Barrows, Samuel J.
The isles and shrines of Greece — Boston, 1898

Page: 130
DOI Page: Citation link:
License: Public Domain Mark Use / Order
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moved to the Museum; but enough are left in place
to revive the impression which they must have made
twenty odd centuries ago.

The Greeks did not mean that this highway of
tombs should be a vale of tears, or that the passer-by
should have to whistle to keep his courage up. They
did not, therefore, except in a very few instances,
represent death : they pictured life. Whether it was
the life here or the life hereafter is a debatable ques-
tion; but, at all events, it was life, — such scenes and
groups and companionships as are familiar now and
here, and such as we should like to have repeated
in the life to come. The departed person is seldom
represented alone, but nearly always appears as one
of a pair or group. In some of these reliefs the
avoidance of the slightest allusion to death in feature,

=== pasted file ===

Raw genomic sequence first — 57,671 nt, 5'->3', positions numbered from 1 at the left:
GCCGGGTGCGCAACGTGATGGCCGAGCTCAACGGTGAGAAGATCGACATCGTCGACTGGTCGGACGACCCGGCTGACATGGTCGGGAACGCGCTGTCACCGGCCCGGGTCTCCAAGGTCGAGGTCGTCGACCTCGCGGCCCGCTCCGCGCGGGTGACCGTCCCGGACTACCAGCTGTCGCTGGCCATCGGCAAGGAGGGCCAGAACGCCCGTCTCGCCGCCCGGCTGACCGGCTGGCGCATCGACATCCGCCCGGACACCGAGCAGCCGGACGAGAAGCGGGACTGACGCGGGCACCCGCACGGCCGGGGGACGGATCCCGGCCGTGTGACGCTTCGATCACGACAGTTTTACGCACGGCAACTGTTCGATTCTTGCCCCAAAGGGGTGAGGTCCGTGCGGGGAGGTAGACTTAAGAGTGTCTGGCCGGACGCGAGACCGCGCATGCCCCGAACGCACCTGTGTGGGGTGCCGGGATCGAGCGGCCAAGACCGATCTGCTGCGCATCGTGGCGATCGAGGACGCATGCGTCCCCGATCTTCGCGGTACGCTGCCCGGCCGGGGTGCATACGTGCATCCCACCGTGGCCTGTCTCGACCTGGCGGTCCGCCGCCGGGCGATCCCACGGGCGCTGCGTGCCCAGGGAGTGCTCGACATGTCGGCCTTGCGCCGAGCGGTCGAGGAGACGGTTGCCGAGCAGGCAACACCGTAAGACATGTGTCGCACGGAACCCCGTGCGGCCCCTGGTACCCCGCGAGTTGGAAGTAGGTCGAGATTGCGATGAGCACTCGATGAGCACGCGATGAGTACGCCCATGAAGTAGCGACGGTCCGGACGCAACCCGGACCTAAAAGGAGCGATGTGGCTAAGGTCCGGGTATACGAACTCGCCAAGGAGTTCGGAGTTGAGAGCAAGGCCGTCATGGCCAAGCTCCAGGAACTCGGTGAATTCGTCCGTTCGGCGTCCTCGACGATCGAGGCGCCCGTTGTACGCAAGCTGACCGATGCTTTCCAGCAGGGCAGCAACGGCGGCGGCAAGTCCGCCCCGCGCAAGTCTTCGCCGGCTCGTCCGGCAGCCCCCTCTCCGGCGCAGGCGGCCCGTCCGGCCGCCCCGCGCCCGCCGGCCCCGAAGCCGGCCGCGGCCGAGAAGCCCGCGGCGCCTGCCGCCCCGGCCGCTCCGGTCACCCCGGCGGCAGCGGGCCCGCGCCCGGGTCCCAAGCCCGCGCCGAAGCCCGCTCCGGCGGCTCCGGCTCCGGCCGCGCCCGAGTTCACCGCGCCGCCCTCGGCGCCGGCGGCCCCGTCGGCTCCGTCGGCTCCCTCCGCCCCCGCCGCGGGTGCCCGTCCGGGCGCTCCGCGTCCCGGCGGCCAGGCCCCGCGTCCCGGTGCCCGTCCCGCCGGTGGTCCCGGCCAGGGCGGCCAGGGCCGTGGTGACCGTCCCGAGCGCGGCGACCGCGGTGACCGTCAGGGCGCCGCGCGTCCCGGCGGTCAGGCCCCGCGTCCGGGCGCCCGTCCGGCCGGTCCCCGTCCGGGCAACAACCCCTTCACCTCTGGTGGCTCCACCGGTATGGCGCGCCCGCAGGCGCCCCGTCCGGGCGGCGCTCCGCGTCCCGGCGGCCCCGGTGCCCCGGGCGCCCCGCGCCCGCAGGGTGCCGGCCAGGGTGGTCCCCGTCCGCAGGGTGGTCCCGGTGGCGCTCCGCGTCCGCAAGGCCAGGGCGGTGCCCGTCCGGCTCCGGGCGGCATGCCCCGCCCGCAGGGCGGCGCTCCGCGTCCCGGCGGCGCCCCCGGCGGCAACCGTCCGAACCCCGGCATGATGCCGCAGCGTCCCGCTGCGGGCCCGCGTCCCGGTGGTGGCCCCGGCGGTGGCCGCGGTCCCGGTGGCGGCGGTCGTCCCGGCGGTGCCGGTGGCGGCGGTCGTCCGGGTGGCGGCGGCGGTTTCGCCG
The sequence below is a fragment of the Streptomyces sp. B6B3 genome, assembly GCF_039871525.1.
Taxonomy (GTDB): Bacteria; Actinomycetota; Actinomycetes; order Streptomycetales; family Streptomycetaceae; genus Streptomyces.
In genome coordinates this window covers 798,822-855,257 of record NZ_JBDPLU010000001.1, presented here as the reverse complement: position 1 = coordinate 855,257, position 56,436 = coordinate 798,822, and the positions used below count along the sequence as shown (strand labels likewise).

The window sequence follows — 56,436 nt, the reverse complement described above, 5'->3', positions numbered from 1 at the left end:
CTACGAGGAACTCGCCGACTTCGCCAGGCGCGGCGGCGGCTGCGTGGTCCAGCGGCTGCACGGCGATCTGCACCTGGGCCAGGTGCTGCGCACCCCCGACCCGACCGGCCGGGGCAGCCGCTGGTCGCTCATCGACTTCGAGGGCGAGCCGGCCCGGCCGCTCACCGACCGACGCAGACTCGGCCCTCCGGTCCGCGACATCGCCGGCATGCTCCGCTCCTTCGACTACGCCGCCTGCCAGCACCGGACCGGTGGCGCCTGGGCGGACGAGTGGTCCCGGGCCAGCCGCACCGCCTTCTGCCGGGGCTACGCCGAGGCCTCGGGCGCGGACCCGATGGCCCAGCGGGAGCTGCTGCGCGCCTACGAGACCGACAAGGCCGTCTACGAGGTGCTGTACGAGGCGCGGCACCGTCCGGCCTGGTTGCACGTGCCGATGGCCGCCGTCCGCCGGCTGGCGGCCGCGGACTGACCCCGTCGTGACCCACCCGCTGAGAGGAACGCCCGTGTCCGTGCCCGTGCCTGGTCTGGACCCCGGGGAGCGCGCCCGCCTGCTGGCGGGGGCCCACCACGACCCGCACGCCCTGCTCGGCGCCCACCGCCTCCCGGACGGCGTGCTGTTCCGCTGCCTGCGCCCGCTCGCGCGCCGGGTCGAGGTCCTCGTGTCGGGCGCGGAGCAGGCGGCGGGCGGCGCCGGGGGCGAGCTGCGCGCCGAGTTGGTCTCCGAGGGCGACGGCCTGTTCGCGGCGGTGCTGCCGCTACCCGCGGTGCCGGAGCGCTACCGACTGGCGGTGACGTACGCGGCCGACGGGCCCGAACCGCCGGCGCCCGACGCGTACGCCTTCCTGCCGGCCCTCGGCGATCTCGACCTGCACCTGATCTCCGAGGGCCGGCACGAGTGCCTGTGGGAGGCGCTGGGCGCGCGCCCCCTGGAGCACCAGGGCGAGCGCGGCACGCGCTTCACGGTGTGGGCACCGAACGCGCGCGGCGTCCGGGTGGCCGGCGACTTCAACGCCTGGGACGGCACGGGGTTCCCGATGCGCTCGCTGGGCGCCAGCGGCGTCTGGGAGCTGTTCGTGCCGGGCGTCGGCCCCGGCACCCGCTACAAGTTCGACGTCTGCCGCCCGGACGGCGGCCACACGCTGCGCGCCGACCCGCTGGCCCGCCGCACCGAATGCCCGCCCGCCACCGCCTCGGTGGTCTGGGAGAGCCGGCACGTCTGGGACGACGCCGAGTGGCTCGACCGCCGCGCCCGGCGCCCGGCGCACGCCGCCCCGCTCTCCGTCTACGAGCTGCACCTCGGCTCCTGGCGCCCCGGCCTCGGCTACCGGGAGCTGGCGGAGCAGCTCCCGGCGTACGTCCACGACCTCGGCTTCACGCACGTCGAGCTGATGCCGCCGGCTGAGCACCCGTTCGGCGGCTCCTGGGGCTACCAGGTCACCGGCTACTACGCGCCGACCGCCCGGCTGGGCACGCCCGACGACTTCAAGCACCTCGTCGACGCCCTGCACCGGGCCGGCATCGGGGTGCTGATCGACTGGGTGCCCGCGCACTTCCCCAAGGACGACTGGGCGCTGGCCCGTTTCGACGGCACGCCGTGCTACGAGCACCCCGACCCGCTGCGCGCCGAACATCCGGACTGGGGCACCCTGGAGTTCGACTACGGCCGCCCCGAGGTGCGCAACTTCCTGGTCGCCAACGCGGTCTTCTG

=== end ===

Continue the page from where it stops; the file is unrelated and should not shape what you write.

act or situation is striking. Thus, one of the most
beautiful monuments in the cemetery is that to
Hegeso. A woman is sitting in a chair, while her
female slave stands before her holding an open toilet-
box. Both faces are fixed upon the casket and its
contents, as if this were the one thing of interest.
Apparently, the toilet is completed, and only the jewel
or ribbon which the mistress is selecting is needed
to finish her preparation. But her preparation for
what? Is she getting ready for death or for life? If
for death, where, according to modern ideas and exi-
gencies, are the doctor and the priest? The subject
is treated too seriously for us to assume that the artist
or the person who dedicated the tomb was having
a fling at women in picturing love of dress as " the
ruling passion strong in death." This is not meant
to be a death scene. It is not exceptional in type
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